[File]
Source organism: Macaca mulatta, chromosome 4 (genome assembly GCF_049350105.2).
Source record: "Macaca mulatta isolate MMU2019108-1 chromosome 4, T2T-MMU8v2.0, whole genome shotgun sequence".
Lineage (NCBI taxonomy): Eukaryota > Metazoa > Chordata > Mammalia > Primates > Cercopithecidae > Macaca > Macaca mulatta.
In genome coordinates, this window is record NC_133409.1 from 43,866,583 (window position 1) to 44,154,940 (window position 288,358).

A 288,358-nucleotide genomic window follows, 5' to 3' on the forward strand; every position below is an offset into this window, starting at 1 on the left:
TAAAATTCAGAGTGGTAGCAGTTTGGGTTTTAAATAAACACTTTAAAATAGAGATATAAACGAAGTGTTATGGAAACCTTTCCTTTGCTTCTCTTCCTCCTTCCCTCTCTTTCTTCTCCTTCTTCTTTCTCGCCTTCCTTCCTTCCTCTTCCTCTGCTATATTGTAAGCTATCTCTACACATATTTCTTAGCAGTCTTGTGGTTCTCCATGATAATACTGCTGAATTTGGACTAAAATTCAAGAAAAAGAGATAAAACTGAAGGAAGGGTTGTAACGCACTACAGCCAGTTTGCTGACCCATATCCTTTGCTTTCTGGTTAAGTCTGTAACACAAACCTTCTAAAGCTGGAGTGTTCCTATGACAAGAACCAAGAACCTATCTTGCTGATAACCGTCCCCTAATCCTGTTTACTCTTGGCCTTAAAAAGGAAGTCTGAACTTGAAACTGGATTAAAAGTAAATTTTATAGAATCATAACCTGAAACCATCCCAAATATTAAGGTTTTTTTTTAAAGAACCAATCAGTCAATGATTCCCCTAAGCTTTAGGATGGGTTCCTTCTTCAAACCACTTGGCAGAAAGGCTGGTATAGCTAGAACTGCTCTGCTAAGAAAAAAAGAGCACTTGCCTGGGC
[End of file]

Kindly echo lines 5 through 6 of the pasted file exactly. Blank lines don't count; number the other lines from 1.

A 288,358-nucleotide genomic window follows, 5' to 3' on the forward strand; every position below is an offset into this window, starting at 1 on the left:
TAAAATTCAGAGTGGTAGCAGTTTGGGTTTTAAATAAACACTTTAAAATAGAGATATAAACGAAGTGTTATGGAAACCTTTCCTTTGCTTCTCTTCCTCCTTCCCTCTCTTTCTTCTCCTTCTTCTTTCTCGCCTTCCTTCCTTCCTCTTCCTCTGCTATATTGTAAGCTATCTCTACACATATTTCTTAGCAGTCTTGTGGTTCTCCATGATAATACTGCTGAATTTGGACTAAAATTCAAGAAAAAGAGATAAAACTGAAGGAAGGGTTGTAACGCACTACAGCCAGTTTGCTGACCCATATCCTTTGCTTTCTGGTTAAGTCTGTAACACAAACCTTCTAAAGCTGGAGTGTTCCTATGACAAGAACCAAGAACCTATCTTGCTGATAACCGTCCCCTAATCCTGTTTACTCTTGGCCTTAAAAAGGAAGTCTGAACTTGAAACTGGATTAAAAGTAAATTTTATAGAATCATAACCTGAAACCATCCCAAATATTAAGGTTTTTTTTTAAAGAACCAATCAGTCAATGATTCCCCTAAGCTTTAGGATGGGTTCCTTCTTCAAACCACTTGGCAGAAAGGCTGGTATAGCTAGAACTGCTCTGCTAAGAAAAAAAGAGCACTTGCCTGGGC